Rep. Karen Bass and Rick Caruso were locked stubbornly neck-and-neck in the race to be mayor of Los Angeles on Wednesday morning.
Caruso was edging Bass out in the poll by a narrow margin at 51.2% to 48.8%, NBC reported. It is still too early to call, though, as only 38% of votes have been tallied.
The current numbers are the result of a heated race, which pitted former social worker and career politician Bass against Caruso, a billionaire real estate developer who owns Los Angeles’ iconic outdoor mall The Grove.
But while Caruso has been the celebrity favorite of the campaign effort– picking up endorsements from Kim Kardashian, Chris Pratt, and Snoop Dogg– Bass won support in political circles, and garnered nods from President Biden and Vice President Kamala Harris, as well as former President Barack Obama and former Secretary of State Hillary Clinton.
Bass was optimistic late Tuesday when she addressed her supporters and thanked them for their efforts, KTLA reported.
“We wanted to run a campaign where we would bring people along on this journey, where we would have hundreds of volunteers, because we wanted to do more than build a campaign, we wanted to build a movement, a movement of people committed to our city, a movement where everyone has skin in the game, a movement where people wanted to see a new vision for Los Angeles,” she told supporters.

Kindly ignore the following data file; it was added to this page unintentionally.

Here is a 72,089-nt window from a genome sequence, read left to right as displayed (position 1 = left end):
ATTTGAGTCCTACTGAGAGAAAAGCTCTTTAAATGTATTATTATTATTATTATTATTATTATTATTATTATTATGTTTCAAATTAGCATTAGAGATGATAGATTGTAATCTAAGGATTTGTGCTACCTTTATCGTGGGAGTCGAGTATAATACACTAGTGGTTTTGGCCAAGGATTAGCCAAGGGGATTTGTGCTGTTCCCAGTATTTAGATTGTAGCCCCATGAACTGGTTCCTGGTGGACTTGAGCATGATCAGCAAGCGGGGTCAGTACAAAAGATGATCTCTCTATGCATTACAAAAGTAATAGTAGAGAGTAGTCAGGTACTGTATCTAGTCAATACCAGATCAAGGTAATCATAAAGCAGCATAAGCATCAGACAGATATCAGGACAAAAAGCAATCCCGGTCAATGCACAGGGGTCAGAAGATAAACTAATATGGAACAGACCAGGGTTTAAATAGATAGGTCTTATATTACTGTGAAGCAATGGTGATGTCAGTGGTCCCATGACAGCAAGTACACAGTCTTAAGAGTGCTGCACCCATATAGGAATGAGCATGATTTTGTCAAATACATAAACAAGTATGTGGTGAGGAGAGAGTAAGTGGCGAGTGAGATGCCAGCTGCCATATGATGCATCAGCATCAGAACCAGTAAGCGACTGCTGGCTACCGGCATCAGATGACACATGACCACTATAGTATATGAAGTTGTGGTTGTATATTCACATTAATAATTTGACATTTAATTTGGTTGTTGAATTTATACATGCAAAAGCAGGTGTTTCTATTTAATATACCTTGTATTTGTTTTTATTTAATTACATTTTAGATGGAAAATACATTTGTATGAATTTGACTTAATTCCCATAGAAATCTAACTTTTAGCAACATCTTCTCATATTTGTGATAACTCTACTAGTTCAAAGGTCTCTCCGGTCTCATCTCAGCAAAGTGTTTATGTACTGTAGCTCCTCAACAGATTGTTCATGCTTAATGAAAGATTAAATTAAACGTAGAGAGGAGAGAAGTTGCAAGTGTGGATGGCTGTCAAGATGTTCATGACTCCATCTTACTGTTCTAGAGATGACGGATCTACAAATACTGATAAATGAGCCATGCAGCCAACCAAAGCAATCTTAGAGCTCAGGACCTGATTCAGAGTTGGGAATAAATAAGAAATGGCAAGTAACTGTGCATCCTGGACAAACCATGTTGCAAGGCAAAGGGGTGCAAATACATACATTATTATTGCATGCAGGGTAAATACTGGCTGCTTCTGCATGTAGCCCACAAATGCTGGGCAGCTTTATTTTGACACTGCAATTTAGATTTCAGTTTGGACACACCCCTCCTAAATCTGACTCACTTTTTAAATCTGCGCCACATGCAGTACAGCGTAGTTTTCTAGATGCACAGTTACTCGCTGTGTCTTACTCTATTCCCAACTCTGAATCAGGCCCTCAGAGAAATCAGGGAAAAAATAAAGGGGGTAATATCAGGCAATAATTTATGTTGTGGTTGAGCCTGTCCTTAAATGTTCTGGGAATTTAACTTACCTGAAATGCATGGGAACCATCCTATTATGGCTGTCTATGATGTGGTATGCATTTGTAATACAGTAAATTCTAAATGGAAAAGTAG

If elected, Bass would be the city’s first female mayor and the second Black person to hold the position.
Caruso also was confident about his prospects Tuesday night, and described running his multi-million dollar campaign as a pivotal learning experience.
“The wonderful thing I never knew as a candidate, when you’re running for mayor, is that you develop a larger family alongside the people that you would never have met in communities, because we’ve all come together for a cause,” he told supporters. “And that’s a very uplifting thing.”
Both Democrats, the candidates ran on promises to fix Los Angeles’ ongoing homelessness and crime problems, FOX11 reported. Bass, in particular, hopes to house 15,000 people by the end of her first year in office.
Caruso, on the other hand, adopted a harder-line stance that included adding 1,500 new officers to the Los Angeles Police Department within his first term.
The winner will replace outgoing two-term Democrat Eric Garcetti, who is currently awaiting his appointment to be US Ambassador to India.